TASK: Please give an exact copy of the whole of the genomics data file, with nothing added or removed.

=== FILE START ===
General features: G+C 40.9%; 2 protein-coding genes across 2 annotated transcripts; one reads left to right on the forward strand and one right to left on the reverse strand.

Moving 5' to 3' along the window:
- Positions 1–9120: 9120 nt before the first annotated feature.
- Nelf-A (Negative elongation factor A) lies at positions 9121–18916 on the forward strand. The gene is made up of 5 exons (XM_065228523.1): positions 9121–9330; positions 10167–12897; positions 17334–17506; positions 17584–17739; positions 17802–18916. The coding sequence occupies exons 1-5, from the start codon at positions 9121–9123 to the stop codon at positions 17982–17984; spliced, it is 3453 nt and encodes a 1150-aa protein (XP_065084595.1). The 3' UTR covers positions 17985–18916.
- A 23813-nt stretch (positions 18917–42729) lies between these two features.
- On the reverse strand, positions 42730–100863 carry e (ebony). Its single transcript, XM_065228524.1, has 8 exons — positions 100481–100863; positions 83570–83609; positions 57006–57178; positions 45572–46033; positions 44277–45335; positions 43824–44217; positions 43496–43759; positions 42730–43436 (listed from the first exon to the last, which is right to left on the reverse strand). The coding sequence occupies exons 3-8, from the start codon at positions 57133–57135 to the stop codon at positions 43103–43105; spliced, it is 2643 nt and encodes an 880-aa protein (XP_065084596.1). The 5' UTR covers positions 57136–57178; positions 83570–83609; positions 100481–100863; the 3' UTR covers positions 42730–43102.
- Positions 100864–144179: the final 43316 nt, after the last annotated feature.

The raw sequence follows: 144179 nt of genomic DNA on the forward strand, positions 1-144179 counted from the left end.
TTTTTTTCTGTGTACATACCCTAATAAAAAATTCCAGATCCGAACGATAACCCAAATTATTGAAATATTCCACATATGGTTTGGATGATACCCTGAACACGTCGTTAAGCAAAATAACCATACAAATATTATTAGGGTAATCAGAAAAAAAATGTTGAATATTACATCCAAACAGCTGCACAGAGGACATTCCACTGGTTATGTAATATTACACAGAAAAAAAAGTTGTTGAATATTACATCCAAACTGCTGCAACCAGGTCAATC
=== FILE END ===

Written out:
General features: G+C 40.9%; 2 protein-coding genes across 2 annotated transcripts; one reads left to right on the forward strand and one right to left on the reverse strand.

Moving 5' to 3' along the window:
- Positions 1–9120: 9120 nt before the first annotated feature.
- Nelf-A (Negative elongation factor A) lies at positions 9121–18916 on the forward strand. The gene is made up of 5 exons (XM_065228523.1): positions 9121–9330; positions 10167–12897; positions 17334–17506; positions 17584–17739; positions 17802–18916. The coding sequence occupies exons 1-5, from the start codon at positions 9121–9123 to the stop codon at positions 17982–17984; spliced, it is 3453 nt and encodes a 1150-aa protein (XP_065084595.1). The 3' UTR covers positions 17985–18916.
- A 23813-nt stretch (positions 18917–42729) lies between these two features.
- On the reverse strand, positions 42730–100863 carry e (ebony). Its single transcript, XM_065228524.1, has 8 exons — positions 100481–100863; positions 83570–83609; positions 57006–57178; positions 45572–46033; positions 44277–45335; positions 43824–44217; positions 43496–43759; positions 42730–43436 (listed from the first exon to the last, which is right to left on the reverse strand). The coding sequence occupies exons 3-8, from the start codon at positions 57133–57135 to the stop codon at positions 43103–43105; spliced, it is 2643 nt and encodes an 880-aa protein (XP_065084596.1). The 5' UTR covers positions 57136–57178; positions 83570–83609; positions 100481–100863; the 3' UTR covers positions 42730–43102.
- Positions 100864–144179: the final 43316 nt, after the last annotated feature.

The raw sequence follows: 144179 nt of genomic DNA on the forward strand, positions 1-144179 counted from the left end.
TTTTTTTCTGTGTACATACCCTAATAAAAAATTCCAGATCCGAACGATAACCCAAATTATTGAAATATTCCACATATGGTTTGGATGATACCCTGAACACGTCGTTAAGCAAAATAACCATACAAATATTATTAGGGTAATCAGAAAAAAAATGTTGAATATTACATCCAAACAGCTGCACAGAGGACATTCCACTGGTTATGTAATATTACACAGAAAAAAAAGTTGTTGAATATTACATCCAAACTGCTGCAACCAGGTCAATC